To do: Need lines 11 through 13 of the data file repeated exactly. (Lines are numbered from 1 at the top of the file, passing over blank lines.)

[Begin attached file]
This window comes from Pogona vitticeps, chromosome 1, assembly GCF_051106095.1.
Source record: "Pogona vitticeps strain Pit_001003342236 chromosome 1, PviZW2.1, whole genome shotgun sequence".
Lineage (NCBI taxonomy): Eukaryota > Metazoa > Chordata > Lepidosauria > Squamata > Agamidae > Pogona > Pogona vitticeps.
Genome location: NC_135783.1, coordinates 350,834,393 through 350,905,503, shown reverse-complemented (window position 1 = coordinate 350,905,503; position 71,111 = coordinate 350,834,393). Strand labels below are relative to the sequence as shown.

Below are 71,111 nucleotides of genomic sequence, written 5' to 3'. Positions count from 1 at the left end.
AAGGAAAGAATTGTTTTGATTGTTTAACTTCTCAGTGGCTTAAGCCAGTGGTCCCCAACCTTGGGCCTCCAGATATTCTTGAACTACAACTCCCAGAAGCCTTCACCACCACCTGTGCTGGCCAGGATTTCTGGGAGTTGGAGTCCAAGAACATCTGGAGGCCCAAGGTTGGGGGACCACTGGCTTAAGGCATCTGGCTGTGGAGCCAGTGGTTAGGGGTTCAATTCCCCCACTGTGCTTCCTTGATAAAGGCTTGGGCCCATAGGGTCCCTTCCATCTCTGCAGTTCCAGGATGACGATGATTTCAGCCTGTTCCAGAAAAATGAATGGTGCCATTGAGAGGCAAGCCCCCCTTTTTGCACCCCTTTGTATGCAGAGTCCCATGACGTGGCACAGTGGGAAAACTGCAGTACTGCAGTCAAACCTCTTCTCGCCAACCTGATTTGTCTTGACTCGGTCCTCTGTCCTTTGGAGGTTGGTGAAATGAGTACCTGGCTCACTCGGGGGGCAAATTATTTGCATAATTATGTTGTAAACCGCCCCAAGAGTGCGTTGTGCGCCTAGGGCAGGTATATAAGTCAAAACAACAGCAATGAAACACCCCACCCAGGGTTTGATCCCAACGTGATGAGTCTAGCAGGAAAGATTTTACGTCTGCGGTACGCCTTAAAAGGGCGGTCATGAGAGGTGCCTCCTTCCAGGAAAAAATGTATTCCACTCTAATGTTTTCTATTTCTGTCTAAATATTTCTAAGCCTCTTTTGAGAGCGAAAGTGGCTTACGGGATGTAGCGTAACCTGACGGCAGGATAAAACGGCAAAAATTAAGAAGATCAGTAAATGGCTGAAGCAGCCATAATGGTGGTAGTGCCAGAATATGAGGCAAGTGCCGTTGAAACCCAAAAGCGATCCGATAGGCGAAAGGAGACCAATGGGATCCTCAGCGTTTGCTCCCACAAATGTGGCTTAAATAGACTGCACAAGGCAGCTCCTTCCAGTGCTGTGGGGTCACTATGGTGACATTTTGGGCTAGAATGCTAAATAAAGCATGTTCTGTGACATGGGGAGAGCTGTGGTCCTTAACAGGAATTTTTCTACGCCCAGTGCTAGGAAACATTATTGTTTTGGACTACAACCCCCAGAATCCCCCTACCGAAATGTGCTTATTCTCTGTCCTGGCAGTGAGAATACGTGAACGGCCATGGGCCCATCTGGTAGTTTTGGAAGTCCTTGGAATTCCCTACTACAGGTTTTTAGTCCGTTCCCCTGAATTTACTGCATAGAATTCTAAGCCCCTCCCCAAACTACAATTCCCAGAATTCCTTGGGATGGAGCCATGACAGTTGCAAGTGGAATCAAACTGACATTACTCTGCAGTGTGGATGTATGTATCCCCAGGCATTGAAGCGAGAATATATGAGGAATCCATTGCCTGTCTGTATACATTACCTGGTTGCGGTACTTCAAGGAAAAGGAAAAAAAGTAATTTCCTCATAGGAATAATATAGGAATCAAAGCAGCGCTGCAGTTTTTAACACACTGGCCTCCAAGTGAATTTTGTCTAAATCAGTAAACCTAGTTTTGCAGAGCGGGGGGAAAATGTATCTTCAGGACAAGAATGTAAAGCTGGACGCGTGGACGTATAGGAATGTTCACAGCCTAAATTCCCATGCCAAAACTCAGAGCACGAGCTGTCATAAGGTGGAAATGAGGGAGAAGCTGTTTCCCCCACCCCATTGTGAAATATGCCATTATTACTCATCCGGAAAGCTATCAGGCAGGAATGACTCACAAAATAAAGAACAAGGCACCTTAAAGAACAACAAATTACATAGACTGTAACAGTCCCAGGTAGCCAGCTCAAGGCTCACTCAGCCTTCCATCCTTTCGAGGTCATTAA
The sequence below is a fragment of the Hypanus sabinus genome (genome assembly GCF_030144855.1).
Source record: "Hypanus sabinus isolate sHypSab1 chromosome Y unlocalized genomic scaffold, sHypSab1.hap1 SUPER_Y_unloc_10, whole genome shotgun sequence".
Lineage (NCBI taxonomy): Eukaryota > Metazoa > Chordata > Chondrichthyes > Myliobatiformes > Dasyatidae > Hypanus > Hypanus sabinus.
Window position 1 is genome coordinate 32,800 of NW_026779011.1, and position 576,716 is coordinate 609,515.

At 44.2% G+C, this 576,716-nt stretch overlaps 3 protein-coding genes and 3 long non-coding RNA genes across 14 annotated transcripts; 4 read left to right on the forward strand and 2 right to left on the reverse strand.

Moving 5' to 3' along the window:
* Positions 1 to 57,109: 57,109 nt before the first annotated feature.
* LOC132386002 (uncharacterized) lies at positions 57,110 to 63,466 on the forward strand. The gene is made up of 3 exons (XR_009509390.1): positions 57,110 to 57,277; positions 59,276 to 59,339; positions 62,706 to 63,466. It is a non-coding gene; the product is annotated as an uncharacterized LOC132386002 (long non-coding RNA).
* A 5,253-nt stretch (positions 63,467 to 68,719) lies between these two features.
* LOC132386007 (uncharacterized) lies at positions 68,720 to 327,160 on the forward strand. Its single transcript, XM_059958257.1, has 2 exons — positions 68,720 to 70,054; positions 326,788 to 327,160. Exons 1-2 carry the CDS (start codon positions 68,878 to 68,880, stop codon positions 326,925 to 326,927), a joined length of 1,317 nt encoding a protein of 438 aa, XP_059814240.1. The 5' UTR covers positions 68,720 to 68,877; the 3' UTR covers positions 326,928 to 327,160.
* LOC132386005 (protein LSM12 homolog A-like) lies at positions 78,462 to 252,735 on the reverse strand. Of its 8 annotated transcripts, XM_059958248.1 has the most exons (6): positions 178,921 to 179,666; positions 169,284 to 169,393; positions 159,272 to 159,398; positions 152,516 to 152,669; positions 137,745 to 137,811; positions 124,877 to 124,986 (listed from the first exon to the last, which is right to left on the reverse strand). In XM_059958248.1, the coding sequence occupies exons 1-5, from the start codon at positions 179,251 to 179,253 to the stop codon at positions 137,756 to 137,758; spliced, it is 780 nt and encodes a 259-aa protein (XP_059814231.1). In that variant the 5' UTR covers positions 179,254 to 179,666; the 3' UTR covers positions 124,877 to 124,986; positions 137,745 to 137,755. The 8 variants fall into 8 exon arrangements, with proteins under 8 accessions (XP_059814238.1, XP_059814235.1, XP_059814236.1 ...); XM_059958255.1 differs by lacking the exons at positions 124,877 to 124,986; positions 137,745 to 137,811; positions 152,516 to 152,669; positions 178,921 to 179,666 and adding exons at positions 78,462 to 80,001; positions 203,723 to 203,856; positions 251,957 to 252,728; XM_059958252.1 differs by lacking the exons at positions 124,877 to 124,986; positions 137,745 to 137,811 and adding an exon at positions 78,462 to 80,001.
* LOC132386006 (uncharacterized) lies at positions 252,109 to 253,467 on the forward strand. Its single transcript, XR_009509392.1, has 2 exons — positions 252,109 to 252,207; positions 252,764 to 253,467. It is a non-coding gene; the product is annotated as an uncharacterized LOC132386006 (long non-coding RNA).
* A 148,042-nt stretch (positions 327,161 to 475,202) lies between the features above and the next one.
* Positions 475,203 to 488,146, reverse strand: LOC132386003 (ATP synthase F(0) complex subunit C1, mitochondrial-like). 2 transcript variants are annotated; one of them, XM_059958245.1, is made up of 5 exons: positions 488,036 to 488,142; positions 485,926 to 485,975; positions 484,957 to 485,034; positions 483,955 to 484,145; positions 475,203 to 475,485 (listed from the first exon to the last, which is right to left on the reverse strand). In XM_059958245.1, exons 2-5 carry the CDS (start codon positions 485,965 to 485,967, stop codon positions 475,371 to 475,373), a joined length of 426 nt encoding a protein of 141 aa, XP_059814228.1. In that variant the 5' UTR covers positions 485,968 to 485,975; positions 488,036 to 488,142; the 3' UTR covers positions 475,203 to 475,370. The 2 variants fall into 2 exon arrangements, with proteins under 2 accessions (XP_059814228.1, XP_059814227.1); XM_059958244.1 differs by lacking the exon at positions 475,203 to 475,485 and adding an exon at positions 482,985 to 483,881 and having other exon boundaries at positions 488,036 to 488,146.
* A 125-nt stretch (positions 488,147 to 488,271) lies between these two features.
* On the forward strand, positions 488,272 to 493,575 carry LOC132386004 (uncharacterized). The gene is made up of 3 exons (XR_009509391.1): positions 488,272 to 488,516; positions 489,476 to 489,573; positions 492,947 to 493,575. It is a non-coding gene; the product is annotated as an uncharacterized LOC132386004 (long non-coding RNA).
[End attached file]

At 44.2% G+C, this 576,716-nt stretch overlaps 3 protein-coding genes and 3 long non-coding RNA genes across 14 annotated transcripts; 4 read left to right on the forward strand and 2 right to left on the reverse strand.

Moving 5' to 3' along the window:
* Positions 1 to 57,109: 57,109 nt before the first annotated feature.